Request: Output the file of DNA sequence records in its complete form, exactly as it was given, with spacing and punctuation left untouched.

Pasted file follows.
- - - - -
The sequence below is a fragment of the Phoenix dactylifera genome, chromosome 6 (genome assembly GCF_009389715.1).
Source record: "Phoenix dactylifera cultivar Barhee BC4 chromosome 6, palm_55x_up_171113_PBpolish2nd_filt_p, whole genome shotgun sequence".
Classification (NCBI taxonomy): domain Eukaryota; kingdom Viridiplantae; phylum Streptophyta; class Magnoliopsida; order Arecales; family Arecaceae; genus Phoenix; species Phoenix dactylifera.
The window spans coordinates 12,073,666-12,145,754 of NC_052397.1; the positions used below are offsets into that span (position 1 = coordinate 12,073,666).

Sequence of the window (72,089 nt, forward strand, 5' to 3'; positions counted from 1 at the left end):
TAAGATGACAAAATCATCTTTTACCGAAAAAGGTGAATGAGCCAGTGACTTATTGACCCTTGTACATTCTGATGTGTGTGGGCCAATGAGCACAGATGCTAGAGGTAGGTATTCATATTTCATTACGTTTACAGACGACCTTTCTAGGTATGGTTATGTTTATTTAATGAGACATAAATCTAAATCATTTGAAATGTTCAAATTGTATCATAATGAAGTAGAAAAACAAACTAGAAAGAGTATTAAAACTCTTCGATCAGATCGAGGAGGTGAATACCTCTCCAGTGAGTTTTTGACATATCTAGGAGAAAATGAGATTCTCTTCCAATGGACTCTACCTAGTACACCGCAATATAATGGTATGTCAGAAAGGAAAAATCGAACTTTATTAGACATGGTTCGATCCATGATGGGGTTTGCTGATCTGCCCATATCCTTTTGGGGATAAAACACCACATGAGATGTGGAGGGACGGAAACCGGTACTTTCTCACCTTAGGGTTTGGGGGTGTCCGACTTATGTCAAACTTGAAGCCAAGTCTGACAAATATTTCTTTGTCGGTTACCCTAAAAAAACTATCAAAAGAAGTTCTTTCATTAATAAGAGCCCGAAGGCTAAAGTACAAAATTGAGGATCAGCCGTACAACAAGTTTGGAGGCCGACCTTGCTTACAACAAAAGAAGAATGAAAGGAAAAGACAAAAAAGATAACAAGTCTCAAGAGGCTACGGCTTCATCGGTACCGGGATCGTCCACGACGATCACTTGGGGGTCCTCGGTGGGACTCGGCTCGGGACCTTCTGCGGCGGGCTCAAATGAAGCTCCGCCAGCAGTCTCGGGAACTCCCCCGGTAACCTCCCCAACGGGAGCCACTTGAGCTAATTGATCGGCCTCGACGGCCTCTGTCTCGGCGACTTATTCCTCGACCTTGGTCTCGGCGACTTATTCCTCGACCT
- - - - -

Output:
The sequence below is a fragment of the Phoenix dactylifera genome, chromosome 6 (genome assembly GCF_009389715.1).
Source record: "Phoenix dactylifera cultivar Barhee BC4 chromosome 6, palm_55x_up_171113_PBpolish2nd_filt_p, whole genome shotgun sequence".
Classification (NCBI taxonomy): domain Eukaryota; kingdom Viridiplantae; phylum Streptophyta; class Magnoliopsida; order Arecales; family Arecaceae; genus Phoenix; species Phoenix dactylifera.
The window spans coordinates 12,073,666-12,145,754 of NC_052397.1; the positions used below are offsets into that span (position 1 = coordinate 12,073,666).

Sequence of the window (72,089 nt, forward strand, 5' to 3'; positions counted from 1 at the left end):
TAAGATGACAAAATCATCTTTTACCGAAAAAGGTGAATGAGCCAGTGACTTATTGACCCTTGTACATTCTGATGTGTGTGGGCCAATGAGCACAGATGCTAGAGGTAGGTATTCATATTTCATTACGTTTACAGACGACCTTTCTAGGTATGGTTATGTTTATTTAATGAGACATAAATCTAAATCATTTGAAATGTTCAAATTGTATCATAATGAAGTAGAAAAACAAACTAGAAAGAGTATTAAAACTCTTCGATCAGATCGAGGAGGTGAATACCTCTCCAGTGAGTTTTTGACATATCTAGGAGAAAATGAGATTCTCTTCCAATGGACTCTACCTAGTACACCGCAATATAATGGTATGTCAGAAAGGAAAAATCGAACTTTATTAGACATGGTTCGATCCATGATGGGGTTTGCTGATCTGCCCATATCCTTTTGGGGATAAAACACCACATGAGATGTGGAGGGACGGAAACCGGTACTTTCTCACCTTAGGGTTTGGGGGTGTCCGACTTATGTCAAACTTGAAGCCAAGTCTGACAAATATTTCTTTGTCGGTTACCCTAAAAAAACTATCAAAAGAAGTTCTTTCATTAATAAGAGCCCGAAGGCTAAAGTACAAAATTGAGGATCAGCCGTACAACAAGTTTGGAGGCCGACCTTGCTTACAACAAAAGAAGAATGAAAGGAAAAGACAAAAAAGATAACAAGTCTCAAGAGGCTACGGCTTCATCGGTACCGGGATCGTCCACGACGATCACTTGGGGGTCCTCGGTGGGACTCGGCTCGGGACCTTCTGCGGCGGGCTCAAATGAAGCTCCGCCAGCAGTCTCGGGAACTCCCCCGGTAACCTCCCCAACGGGAGCCACTTGAGCTAATTGATCGGCCTCGACGGCCTCTGTCTCGGCGACTTATTCCTCGACCTTGGTCTCGGCGACTTATTCCTCGACCT